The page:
meromorphic (not comparable)

  1. (complex analysis, of a function) That is the ratio of two holomorphic functions (and so possibly infinite at a discrete set of points).
    • 1993, Joel L. Schiff, Normal Families, Springer, page 71 ↗,
      Normal families of meromorphic functions are most naturally studied using the spherical metric (§1.2), an approach initiated by Ostrowski [1926]. Some results for meromorphic functions, such as the FNT, are immediate extensions from the analytic case, whereas others, such as Landau's or Julia's theorem are set in a much broader context than their analytic counterparts. Normality criteria pertinent to families of meromorphic functions, such as Marty's theorem, have not yet been encountered.
    • 2000, Werner Balser, Formal Power Series and Linear Systems of Meromorphic Ordinary Differential Equations, Springer, page 39 ↗,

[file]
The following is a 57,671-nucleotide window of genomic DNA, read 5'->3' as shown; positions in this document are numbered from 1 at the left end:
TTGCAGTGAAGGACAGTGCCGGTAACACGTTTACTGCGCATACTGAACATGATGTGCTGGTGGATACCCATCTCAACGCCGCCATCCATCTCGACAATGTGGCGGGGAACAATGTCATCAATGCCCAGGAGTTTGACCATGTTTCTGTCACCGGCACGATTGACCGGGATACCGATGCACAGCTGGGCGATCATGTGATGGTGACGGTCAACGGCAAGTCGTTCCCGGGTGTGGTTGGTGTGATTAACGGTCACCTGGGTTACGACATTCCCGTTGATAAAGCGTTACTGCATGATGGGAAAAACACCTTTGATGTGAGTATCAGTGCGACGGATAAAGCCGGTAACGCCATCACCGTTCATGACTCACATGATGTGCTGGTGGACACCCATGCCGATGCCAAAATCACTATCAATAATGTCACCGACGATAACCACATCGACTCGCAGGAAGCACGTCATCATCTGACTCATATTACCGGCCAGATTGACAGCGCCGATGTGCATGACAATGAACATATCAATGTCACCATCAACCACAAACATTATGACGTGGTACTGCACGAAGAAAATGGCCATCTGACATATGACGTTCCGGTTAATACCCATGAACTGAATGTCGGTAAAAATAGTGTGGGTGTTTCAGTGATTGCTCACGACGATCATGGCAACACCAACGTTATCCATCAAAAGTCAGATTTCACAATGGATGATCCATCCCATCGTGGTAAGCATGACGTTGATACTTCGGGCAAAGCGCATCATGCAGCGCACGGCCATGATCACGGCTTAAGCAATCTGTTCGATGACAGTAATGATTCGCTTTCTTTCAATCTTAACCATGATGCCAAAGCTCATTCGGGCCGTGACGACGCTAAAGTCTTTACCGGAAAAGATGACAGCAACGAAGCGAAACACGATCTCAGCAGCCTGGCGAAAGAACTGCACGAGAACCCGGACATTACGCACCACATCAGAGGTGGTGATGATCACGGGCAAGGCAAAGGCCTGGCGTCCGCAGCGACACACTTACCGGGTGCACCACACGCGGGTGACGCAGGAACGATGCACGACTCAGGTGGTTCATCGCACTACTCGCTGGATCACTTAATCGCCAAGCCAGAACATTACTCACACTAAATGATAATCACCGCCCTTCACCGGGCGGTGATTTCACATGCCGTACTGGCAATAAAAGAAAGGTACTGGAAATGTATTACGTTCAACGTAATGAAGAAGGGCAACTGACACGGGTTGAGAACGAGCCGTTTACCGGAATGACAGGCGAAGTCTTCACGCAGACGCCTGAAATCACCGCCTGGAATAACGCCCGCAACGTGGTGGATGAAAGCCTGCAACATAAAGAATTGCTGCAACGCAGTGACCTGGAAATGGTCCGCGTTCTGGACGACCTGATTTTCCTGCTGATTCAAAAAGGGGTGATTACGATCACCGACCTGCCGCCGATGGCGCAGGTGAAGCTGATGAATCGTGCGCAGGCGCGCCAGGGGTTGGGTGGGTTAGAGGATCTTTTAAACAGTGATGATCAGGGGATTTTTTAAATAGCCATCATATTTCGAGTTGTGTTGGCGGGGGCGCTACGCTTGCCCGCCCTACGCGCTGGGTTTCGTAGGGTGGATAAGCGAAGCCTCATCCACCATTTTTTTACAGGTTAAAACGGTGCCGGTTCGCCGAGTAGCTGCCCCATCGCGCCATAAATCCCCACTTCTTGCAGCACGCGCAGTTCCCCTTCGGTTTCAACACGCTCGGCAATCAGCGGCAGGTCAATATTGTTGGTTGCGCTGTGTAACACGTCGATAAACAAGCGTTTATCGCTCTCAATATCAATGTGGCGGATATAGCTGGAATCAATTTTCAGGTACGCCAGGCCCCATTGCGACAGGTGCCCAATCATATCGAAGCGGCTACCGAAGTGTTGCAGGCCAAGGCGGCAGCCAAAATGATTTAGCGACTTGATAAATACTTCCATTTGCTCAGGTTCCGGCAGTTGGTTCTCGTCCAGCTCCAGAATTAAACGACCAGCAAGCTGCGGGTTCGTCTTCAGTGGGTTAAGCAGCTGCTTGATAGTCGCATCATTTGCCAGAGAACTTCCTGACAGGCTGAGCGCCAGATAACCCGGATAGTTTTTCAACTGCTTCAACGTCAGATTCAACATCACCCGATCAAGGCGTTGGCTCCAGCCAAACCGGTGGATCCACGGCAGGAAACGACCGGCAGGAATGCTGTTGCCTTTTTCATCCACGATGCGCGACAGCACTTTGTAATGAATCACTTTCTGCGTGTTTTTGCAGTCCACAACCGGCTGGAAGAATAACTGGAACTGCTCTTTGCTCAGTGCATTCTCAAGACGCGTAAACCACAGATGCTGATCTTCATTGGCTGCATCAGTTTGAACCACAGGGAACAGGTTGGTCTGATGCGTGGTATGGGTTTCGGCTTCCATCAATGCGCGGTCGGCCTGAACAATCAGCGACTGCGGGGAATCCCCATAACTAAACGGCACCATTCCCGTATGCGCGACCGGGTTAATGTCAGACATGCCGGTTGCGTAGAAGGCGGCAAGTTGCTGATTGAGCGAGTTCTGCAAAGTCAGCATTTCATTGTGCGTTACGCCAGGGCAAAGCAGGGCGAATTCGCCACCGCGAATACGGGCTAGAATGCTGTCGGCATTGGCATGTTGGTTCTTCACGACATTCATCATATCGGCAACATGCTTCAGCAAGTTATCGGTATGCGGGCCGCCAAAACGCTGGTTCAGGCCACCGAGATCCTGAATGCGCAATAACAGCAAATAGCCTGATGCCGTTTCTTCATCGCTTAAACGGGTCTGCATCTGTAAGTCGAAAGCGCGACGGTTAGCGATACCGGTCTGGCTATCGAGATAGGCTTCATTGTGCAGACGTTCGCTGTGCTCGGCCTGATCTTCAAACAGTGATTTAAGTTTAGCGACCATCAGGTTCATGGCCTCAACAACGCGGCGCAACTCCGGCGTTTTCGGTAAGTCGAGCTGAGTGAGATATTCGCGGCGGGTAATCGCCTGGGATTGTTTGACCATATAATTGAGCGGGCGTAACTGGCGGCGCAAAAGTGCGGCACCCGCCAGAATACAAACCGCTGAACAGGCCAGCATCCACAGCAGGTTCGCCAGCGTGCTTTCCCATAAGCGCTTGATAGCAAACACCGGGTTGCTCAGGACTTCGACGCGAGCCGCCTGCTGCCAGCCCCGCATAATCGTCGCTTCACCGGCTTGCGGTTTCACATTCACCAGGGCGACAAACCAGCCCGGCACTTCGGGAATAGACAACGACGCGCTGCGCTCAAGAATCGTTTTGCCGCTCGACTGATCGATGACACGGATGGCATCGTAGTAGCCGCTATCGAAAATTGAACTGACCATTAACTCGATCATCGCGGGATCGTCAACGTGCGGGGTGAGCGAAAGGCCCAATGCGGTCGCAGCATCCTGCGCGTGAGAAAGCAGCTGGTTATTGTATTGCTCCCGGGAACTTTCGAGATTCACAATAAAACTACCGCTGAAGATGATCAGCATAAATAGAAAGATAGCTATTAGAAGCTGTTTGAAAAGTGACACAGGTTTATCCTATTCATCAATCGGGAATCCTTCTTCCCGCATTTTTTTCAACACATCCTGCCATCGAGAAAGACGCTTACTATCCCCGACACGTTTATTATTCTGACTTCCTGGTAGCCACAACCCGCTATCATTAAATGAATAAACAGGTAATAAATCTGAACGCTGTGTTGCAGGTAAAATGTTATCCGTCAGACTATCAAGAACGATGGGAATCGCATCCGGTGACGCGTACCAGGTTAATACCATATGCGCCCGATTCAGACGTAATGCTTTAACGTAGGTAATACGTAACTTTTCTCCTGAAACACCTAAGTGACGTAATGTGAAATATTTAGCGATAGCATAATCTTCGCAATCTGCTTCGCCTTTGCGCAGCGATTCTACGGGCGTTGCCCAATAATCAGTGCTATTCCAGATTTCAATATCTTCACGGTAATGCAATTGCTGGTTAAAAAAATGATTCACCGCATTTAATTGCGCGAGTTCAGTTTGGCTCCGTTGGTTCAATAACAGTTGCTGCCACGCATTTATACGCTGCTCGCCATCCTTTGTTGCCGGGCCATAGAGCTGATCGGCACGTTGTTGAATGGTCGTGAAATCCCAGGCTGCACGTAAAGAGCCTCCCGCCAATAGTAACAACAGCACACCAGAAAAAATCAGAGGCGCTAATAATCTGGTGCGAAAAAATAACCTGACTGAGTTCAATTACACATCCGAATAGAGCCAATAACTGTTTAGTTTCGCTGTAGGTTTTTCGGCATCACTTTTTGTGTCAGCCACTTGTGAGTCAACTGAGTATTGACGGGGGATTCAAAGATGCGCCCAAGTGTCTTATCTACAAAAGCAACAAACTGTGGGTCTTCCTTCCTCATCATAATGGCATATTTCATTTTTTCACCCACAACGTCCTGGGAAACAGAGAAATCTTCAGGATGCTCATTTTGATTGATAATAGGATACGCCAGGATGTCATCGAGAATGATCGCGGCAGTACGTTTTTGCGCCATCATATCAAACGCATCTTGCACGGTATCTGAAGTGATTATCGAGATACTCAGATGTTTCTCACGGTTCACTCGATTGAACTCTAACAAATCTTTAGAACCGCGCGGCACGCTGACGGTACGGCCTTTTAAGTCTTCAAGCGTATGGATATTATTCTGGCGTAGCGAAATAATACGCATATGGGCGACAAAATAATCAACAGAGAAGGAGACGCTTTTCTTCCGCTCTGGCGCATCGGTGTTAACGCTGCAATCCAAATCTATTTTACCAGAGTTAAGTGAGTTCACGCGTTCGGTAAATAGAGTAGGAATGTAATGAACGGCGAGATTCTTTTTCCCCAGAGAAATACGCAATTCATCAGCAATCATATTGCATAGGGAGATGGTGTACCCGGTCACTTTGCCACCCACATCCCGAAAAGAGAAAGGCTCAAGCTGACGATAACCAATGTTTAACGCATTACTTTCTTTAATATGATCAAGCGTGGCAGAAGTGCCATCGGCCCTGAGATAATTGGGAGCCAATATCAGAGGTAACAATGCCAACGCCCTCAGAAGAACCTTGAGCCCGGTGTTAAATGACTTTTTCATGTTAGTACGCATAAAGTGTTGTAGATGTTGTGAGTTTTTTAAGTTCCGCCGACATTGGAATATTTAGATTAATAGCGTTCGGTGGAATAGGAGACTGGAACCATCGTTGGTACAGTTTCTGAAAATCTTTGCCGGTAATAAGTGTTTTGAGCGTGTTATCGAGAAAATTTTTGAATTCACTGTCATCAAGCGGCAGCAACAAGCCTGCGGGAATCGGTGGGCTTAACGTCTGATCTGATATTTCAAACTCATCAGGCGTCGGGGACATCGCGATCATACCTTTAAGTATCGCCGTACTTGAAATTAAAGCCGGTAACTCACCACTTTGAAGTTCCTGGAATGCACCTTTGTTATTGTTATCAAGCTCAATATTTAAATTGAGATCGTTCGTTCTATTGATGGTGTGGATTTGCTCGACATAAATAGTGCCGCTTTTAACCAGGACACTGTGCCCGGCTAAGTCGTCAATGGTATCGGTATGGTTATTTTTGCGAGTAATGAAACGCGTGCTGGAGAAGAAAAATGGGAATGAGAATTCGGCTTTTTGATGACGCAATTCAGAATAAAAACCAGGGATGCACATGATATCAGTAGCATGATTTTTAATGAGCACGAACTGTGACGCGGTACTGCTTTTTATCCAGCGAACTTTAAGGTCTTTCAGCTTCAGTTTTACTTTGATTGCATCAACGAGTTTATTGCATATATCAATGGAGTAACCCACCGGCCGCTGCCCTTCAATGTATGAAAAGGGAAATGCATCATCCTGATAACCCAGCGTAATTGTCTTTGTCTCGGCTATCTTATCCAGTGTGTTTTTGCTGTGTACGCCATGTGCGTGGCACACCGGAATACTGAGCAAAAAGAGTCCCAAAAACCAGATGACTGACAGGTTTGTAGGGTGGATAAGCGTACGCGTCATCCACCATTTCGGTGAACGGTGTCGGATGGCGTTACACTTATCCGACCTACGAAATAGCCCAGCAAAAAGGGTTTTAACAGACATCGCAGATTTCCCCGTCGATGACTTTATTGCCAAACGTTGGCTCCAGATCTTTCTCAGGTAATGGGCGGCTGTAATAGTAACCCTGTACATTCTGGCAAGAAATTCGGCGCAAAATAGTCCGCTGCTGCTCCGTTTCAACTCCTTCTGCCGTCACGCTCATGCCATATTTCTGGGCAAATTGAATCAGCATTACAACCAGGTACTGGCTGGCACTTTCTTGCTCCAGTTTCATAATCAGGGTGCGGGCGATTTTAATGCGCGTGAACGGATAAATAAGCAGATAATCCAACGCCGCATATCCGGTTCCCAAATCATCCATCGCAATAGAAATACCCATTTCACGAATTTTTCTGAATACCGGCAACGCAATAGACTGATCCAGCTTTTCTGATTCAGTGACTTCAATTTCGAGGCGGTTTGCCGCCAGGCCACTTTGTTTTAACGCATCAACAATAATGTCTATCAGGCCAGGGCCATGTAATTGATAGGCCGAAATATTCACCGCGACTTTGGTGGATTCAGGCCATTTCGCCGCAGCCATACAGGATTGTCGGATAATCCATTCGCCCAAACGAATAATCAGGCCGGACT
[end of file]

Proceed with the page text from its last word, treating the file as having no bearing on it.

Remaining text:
Note that such a transformation is holomorphic at the origin, but is essentially singular at infinity. However, since T(z) commutes with A(z), the transformed system has coefficient matrix A(z)-zq'(z)I and hence is again meromorphic at infinity.
    • 2012, Marius van der Put, Michael F. Singer, Galois Theory of Linear Differential Equations, Springer, page 147 ↗,
      A point p \in P^1 is singular for \textstyle\frac{d}{dz}-A if the equation cannot be made regular at p with a local meromorphic transformation.
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